I’m back… PHEW!

In a nutshell, this term has been my craziest yet and the Semester has only been 6 weeks long before a well overdue Easter break. Amidst heavy involvement in the Union Executive Elections, a creeping 22nd birthday, PhD proposal preparations and MA deadlines, it is no wonder that the blogging came to a bit of a standstill upon closing up The Student Wordsmith’s ‘YOU is for University’ Poster competition! (A massive congratulations to Ali Foroughi on being named our winner, your vouchers are on their way to you!)

So, what have I been up to when it comes to the world of writing?

Well, for the first time I performed a piece of my own poetry work at Loughborough University’s open-mic night event, Speech Bubble, where being on stage among the creative talents of Jodi-Ann Bickley and Harry Baker, as well as the super-talented students, was both an absolute pleasure and ridiculously frightening!

As well as this, the short Verbatim piece, entitled Soup Kitchen Solidarity, has interested someone enough that they have asked if I would be interested in reading it elsewhere locally, and has led to my PhD proposal and application on exploring Verbatim, with a second of my poems (Brahmaputra) being chosen for print in a local Indian Culture magazine! More on this to follow…

Finally, this term has led to my meeting with both Rod Duncan (whose novels’ reviews are to come soon on The Student Wordsmith), and Ross Bradshaw, scaring me to death about the lack of making money in the writing industry. Nevertheless, it is safe to say that does not scare me off.

With a PhD application, professional website and launch, and a trip to South Africa during the Summer in the pipeline, my passion for writing has already shown me that anything can happen and, in light of my return to the blog, here are my latest developed poetry pieces recently handed in for deadline…

Happy Easter, and enjoy x


Part One: The Wire 

1. The Wire
It flexes then falls as it
winds itself
around itself,
 behind itself.       
It is a worm that wriggles,
– T R A P P E D –
in a fix
against my wall.
You are the silence in the room tonight,
above the hum of conversation –
‘It’s Cancer, the Doctors said’, and
now Stephen is pacing the kitchen.
‘What about operations? Aren’t there tests?’
‘But it all depends on the patient.’
‘It’s Cancer, the Doctors said’ –
 technology awash with raw emotion.
You flex, and then you
winding yourself,
around yourself,
– T R A P P E D –
in a fix
upon my floor.
Technology awash with raw emotion;
the Wire.


2. Poverty-Stricken

                   brick, we’re
quick to cast assumptions
on the mould, that stands –
statuesque, before us.
“The person that inhabits
a place as this, must live in squalor, and in damp”;
for man can barely afford
the mould, that sits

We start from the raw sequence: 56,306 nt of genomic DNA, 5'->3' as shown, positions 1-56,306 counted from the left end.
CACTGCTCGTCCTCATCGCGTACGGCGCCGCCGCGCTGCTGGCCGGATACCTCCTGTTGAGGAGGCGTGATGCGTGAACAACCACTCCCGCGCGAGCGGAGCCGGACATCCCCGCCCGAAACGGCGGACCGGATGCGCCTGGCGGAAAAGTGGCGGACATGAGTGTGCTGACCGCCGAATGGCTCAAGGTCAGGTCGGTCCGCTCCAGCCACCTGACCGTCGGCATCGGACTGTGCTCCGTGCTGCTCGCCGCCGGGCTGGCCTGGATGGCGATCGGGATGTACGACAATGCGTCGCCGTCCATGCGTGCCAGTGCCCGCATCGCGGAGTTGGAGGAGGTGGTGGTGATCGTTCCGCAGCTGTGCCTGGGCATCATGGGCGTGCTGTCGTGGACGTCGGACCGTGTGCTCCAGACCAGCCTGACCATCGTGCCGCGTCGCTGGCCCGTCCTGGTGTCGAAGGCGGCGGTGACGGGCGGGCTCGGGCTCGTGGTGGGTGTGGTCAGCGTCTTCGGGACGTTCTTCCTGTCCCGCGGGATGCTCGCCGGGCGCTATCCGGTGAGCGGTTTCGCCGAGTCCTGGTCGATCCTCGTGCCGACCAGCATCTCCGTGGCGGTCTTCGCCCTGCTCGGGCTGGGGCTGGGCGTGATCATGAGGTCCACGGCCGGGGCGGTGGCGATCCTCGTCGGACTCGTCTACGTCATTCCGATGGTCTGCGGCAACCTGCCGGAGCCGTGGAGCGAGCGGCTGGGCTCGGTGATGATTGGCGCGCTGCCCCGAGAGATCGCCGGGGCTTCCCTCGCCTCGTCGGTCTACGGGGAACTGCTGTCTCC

among his bedclothes, at the Clink, and
in the cracks,
of the 78 Kings Cross Rd pavement. It stands,
statuesque, surrounding him –
3. Your London
I watch your mind,
your words, now weightless,
in the face of your newfound strangeness.
Long dreamed of; your London is lost forever.
The lines on your face will continue to speak your story;
 abused drugs, and the
plague of debts you built –
borrowing money, as
a suit and tie hands you his leftover Starbucks coffee.
Instead, you sit among
unwanted droppings, now weightless,
in the wake of new life: homeless.
Long dreamed of; your London is lost forever.


4. Satisfaction
Sometimes, we moan
at life, and the
things it throws our way. But,
I can’t help but think that
For example, your Facebook profile page:
‘I’m bored’, we complain, or
‘Deadlines always getting in the way’.And what about work?Well, the weekend’s never long enough, and
the week should definitely be shorter.
Monday’s hell, but when Friday’s here –
‘Life is back in order.’Don’t even get me started on the weather.

So I will ask of you this:

For the worst, or for the better,
in sleet or sand or snow,
spare a thought, if just a fraction,
for a woman’s son and that man’s daughter
– someone ought to –
they don’t get satisfaction.

Fatoumata’s stuck in a Nyimba hospital bed,
her head and heart all wrapped in bandage
after drinking dirty water.

And Malichama can’t go to school, and learn;
his Father says it’s not his turn –

because in Dhaka slums they can’t afford to.


Sometimes, we moan
at life, and the
things it throws our way. But,
I can’t help but think that

You can find out more about what I’ve been up to at:

Thank you. x

COMING SOON: Footprints in the Snow, Rod Duncan’s crime trilogy reviewed (beginning with Backlash), and I try my hand at some new creative techniques courtesy of Grace Carter.

(C) Sophie-Louise Hyde 2013.
Thanks for reading.